for both 100 and 150 GHz bands.
5.1 Comparison between the diffuse Galactic source and the Crab nebula as a polarized
simply scaled by
NBicep+N0, where NBicepis the number of detectors of Bicep and N0is of Bicep2 or Bicep2
We compare the Crab nebula and the BICEP Galactic region as a polarized source. The emission mechanism
of the Crab nebula at the millimeter wavelength is dominated by the synchrotron emission. Macias-Perez et al.
and Weiland et al. reported that the observed flux has a power law of ∝ (
polarization stays constant around 7 % over the millimeter wavelength.24,36On the other hand, the diffuse dust
emission at the Galactic plane increases as a function of frequency.32Therefore, the signal-to-noise increases as
the bandpass location increases.
40GHz)−0.3∼−0.35while the degree of
The Crab nebula is a point-like source and the Galaxy is a diffuse source. In order to compare the two
sources, we compute the integrated polarized flux of the Galactic field as shown in Table 2. We also show the
integrated polarized flux reported in Weiland et al. and Aumont et al.21,24The spatial area of the Galactic
field is much larger than that of the Crab nebula. Therefore, the integrated polarized flux of the Galactic signal
within the BICEP field is larger than that of the Crab nebula. The total pixel noise from the Galactic field is
added in quadrature. As a result, the polarized Galactic source at 150 GHz provides the same order of error as
compared to the Crab nebula at W band.
BandQ [Jy]U [Jy]Angle [◦]
WMAP, Crab nebula
all band combined
Aumont et al., Crab nebula
−88.5 ± 0.1
−87.7 ± 0.1
−87.3 ± 0.2
−87.7 ± 0.4
−88.7 ± 0.7
−88.8 ± 0.2
114.7 ± 6.0
573.4 ± 12.2
29.1 ± 6.2
195.6 ± 11.2
Table 2. The integrated polarized flux of the Crab nebula and the Bicep Galactic region is shown. The polarization
convention in this paper and Wmap are different, and thus the sign of U is changed from the original WMAP paper.
The angle error of the Bicep Galactic measurements is the quadrature sum of the pixel noise.
seen by 10′beam from Aumont et al. The original literature quoted the polarization angle in equatorial coordinates as
α = 148.8◦.
†The polarization angle
5.2 Effect of spectral mismatch between two experiments
When the two polarization maps from two separate experiments are cross-calibrated, the spectral bandpass of
the two experiments is not necessary the same. We assess the effect of the bandpass mismatch to the offset angle
estimation between the Bicep 100 GHz band and the Wmap W band.
Gold et al. derived the synchrotron and dust emission templates by the Markov chain Monte Carlo fitting.37
We compute the simulated Bicep and Wmap maps by integrating the sum of the synchrotron and dust template
maps over the Bicep 100 GHz bandpass and Wmap W band bandpass. We compute the offset angle δαiof each
pixel between the two bandpass maps. The median offset angle of all the pixels within the selected sky region is
0.005◦. We define the signal-to-noise for each pixel as the ratio of the polarized intensity to the pixel noise. We
compute the median and the maximum offset angle of which the pixels are the signal-to-noise > 3 are 0.01◦and
The Bicep 100 GHz map expects a higher contribution of the dust emission as compared to the Wmap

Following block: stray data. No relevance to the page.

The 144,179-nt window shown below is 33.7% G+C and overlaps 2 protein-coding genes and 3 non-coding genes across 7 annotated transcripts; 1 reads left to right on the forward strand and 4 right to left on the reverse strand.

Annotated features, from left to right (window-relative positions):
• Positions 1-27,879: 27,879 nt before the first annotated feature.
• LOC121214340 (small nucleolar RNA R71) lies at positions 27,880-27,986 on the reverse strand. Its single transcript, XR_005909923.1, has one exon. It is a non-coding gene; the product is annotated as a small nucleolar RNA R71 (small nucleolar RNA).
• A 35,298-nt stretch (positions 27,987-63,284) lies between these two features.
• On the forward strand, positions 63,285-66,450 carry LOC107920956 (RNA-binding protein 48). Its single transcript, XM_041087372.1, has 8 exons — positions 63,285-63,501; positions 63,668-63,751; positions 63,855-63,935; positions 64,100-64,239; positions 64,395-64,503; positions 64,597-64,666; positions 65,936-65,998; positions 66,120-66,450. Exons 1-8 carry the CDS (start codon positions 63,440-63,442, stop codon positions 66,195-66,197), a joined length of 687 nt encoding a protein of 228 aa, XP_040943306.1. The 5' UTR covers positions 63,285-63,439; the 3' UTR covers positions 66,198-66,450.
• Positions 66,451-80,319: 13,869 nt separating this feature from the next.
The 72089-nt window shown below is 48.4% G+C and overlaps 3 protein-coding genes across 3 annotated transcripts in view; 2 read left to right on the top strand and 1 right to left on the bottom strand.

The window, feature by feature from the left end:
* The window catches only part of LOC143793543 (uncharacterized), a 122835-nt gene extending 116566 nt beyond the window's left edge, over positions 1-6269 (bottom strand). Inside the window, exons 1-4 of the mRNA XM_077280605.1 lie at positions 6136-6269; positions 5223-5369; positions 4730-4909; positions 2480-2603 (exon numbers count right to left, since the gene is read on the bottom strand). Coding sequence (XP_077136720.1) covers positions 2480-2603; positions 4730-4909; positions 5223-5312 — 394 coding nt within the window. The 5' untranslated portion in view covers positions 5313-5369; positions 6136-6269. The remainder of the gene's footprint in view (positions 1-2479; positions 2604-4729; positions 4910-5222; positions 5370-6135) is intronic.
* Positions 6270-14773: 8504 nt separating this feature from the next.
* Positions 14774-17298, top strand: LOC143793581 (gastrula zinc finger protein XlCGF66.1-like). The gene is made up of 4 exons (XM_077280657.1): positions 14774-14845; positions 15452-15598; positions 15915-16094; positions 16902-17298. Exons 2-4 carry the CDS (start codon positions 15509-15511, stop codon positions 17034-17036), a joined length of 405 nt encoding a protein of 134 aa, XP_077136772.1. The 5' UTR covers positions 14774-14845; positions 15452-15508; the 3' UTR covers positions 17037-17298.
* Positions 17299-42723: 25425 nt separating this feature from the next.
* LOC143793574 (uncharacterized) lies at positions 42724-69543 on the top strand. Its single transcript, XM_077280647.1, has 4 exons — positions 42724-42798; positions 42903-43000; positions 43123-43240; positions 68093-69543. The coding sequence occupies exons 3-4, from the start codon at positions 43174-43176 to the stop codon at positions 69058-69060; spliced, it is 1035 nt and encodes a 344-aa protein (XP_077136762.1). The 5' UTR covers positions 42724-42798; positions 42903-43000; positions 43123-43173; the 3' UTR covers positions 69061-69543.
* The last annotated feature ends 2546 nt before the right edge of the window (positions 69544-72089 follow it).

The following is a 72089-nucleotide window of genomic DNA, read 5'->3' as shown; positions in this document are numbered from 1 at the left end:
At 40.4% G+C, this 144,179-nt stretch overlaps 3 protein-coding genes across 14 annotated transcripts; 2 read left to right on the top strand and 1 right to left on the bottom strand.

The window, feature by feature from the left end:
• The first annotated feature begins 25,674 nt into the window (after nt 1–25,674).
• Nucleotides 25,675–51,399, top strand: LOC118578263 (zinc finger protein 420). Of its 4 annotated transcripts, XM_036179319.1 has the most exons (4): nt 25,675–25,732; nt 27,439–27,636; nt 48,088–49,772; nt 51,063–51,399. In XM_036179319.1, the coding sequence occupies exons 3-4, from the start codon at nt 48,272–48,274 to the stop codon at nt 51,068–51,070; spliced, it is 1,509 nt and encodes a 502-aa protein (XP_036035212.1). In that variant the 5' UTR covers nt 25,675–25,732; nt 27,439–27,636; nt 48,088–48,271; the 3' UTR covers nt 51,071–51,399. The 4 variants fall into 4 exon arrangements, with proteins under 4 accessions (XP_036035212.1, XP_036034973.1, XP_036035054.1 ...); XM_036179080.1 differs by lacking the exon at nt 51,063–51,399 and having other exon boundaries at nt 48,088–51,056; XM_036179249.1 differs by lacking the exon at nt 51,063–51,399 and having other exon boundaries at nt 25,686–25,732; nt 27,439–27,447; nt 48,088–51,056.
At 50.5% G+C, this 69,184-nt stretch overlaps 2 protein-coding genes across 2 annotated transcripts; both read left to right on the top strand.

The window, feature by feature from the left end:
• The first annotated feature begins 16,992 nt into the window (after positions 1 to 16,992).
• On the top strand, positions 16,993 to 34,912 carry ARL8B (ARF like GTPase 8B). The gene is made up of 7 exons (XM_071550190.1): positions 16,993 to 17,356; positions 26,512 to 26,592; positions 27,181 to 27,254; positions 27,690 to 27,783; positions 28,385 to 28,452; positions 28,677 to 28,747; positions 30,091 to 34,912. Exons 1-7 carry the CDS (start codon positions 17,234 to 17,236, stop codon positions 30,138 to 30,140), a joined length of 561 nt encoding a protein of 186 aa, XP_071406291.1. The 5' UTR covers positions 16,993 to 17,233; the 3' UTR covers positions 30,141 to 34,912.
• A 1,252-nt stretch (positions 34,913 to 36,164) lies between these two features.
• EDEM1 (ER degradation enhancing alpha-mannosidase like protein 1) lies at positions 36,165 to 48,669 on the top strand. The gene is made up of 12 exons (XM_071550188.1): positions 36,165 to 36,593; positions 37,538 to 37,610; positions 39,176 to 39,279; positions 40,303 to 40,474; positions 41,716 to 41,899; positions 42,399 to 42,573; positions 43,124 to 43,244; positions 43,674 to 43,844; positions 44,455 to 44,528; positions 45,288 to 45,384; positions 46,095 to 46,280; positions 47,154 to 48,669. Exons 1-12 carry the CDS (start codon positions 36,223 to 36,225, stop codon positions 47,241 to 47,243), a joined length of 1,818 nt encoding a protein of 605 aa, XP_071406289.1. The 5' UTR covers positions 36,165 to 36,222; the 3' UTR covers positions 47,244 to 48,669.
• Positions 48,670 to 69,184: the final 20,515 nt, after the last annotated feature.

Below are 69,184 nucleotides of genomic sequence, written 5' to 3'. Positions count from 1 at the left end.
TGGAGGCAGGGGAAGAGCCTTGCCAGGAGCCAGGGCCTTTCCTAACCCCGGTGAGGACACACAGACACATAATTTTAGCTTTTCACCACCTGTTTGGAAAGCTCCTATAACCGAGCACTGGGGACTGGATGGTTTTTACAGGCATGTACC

W band map because the Bicep 100 GHz bandwidth is slightly wider than Wmap W band bandwidth in higher
frequency side as shown in Figure 7. Gold et al. shows that in the Bicep Galactic field the polarization direction
of the synchrotron emission is −26◦< αsynch< 0◦and that of the dust emission is |αdust| < 0.3◦. Therefore,
the overall offset angle between the Bicep and Wmap maps is expected to show the positive rotation due to
the bandpass mismatch. The overall offset angle between the Bicep and Wmap maps, shown in Figure 7 , is
0.6◦± 1.4◦, and the positive mean value is consistent with the bandpass mismatch.
This effect is prominent when the passband of the instrument is located where more than two emission spectra
are mixed with nearly the same amplitude. This is because the two sources with different spectral shape can
have different polarization angles.
We present the polarized diffuse Galactic emissions observed by Bicep at 100 and 150 GHz and the method to
cross-calibrate the absolute angle between the Bicep map and any uncalibrated map. The absolute angle of the
Bicep polarimeter is calibrated to ±0.7◦and the 1σ error of the polarization angle due to the pixel noise of the
Bicep map is 1.24◦and 0.27◦for 100 and 150 GHz, respectively.
We apply this method between the Bicep and Wmap W band maps and cross-calibrate the angle to 0.6±1.4◦.
The expected 1σ errors for the Planck 100 and 150 GHz bands are 1.26◦and 0.27◦, respectively. The ongoing
and forthcoming Bicep2 and Keck are expected to reduce the statistical noise of the observations of the Bicep
Galactic region significantly.
The Bicep Galactic maps provide the polarized Galactic emission as a new angle calibration source for the
ongoing and forthcoming CMB B-mode experiments that require the absolute angle calibration to a fraction of
a degree. The method of using the Galactic signal as an angle calibration source can be applied to any two
experiments if one of the polarimeters is well calibrated. Therefore, when the Planck full sky polarization maps
are available, the future polarimeters should be able to use the Galactic signal as a calibration source not only
with respect to Bicep but also to Planck.